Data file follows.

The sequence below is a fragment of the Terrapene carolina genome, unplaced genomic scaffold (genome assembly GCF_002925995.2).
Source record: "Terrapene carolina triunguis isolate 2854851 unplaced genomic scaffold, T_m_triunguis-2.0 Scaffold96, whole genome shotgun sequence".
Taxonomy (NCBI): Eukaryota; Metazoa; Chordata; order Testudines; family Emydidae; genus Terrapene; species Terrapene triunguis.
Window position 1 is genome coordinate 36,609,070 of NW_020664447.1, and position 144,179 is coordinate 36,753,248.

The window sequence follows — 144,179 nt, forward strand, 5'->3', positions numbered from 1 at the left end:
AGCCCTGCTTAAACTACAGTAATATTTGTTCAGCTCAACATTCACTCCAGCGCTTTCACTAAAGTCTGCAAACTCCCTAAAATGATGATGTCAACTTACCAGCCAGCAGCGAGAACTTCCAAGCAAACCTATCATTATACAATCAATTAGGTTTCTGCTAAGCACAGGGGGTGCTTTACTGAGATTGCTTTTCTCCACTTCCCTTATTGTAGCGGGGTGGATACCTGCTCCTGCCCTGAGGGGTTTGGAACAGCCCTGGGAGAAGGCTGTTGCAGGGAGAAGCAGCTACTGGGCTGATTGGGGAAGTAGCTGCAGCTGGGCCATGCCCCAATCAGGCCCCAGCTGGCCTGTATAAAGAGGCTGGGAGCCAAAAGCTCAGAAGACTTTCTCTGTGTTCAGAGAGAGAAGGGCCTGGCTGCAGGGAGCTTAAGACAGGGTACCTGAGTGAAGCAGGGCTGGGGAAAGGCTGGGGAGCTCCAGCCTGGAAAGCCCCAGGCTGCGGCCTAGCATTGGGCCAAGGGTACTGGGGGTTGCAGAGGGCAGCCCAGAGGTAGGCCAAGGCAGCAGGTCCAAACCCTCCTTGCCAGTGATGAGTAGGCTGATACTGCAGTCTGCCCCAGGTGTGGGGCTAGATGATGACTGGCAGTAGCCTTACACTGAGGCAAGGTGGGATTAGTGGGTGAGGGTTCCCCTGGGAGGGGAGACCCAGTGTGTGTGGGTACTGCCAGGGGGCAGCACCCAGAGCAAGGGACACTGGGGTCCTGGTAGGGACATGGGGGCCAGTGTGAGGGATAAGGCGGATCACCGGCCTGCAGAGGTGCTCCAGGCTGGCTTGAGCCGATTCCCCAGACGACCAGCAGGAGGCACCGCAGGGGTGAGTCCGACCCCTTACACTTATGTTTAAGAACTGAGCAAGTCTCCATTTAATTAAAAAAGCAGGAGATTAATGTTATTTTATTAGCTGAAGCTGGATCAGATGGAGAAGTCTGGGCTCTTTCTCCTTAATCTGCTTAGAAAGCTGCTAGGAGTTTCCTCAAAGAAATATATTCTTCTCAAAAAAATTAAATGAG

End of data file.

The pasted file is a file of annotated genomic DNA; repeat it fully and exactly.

The sequence below is a fragment of the Terrapene carolina genome, unplaced genomic scaffold (genome assembly GCF_002925995.2).
Source record: "Terrapene carolina triunguis isolate 2854851 unplaced genomic scaffold, T_m_triunguis-2.0 Scaffold96, whole genome shotgun sequence".
Taxonomy (NCBI): Eukaryota; Metazoa; Chordata; order Testudines; family Emydidae; genus Terrapene; species Terrapene triunguis.
Window position 1 is genome coordinate 36,609,070 of NW_020664447.1, and position 144,179 is coordinate 36,753,248.

The window sequence follows — 144,179 nt, forward strand, 5'->3', positions numbered from 1 at the left end:
AGCCCTGCTTAAACTACAGTAATATTTGTTCAGCTCAACATTCACTCCAGCGCTTTCACTAAAGTCTGCAAACTCCCTAAAATGATGATGTCAACTTACCAGCCAGCAGCGAGAACTTCCAAGCAAACCTATCATTATACAATCAATTAGGTTTCTGCTAAGCACAGGGGGTGCTTTACTGAGATTGCTTTTCTCCACTTCCCTTATTGTAGCGGGGTGGATACCTGCTCCTGCCCTGAGGGGTTTGGAACAGCCCTGGGAGAAGGCTGTTGCAGGGAGAAGCAGCTACTGGGCTGATTGGGGAAGTAGCTGCAGCTGGGCCATGCCCCAATCAGGCCCCAGCTGGCCTGTATAAAGAGGCTGGGAGCCAAAAGCTCAGAAGACTTTCTCTGTGTTCAGAGAGAGAAGGGCCTGGCTGCAGGGAGCTTAAGACAGGGTACCTGAGTGAAGCAGGGCTGGGGAAAGGCTGGGGAGCTCCAGCCTGGAAAGCCCCAGGCTGCGGCCTAGCATTGGGCCAAGGGTACTGGGGGTTGCAGAGGGCAGCCCAGAGGTAGGCCAAGGCAGCAGGTCCAAACCCTCCTTGCCAGTGATGAGTAGGCTGATACTGCAGTCTGCCCCAGGTGTGGGGCTAGATGATGACTGGCAGTAGCCTTACACTGAGGCAAGGTGGGATTAGTGGGTGAGGGTTCCCCTGGGAGGGGAGACCCAGTGTGTGTGGGTACTGCCAGGGGGCAGCACCCAGAGCAAGGGACACTGGGGTCCTGGTAGGGACATGGGGGCCAGTGTGAGGGATAAGGCGGATCACCGGCCTGCAGAGGTGCTCCAGGCTGGCTTGAGCCGATTCCCCAGACGACCAGCAGGAGGCACCGCAGGGGTGAGTCCGACCCCTTACACTTATGTTTAAGAACTGAGCAAGTCTCCATTTAATTAAAAAAGCAGGAGATTAATGTTATTTTATTAGCTGAAGCTGGATCAGATGGAGAAGTCTGGGCTCTTTCTCCTTAATCTGCTTAGAAAGCTGCTAGGAGTTTCCTCAAAGAAATATATTCTTCTCAAAAAAATTAAATGAG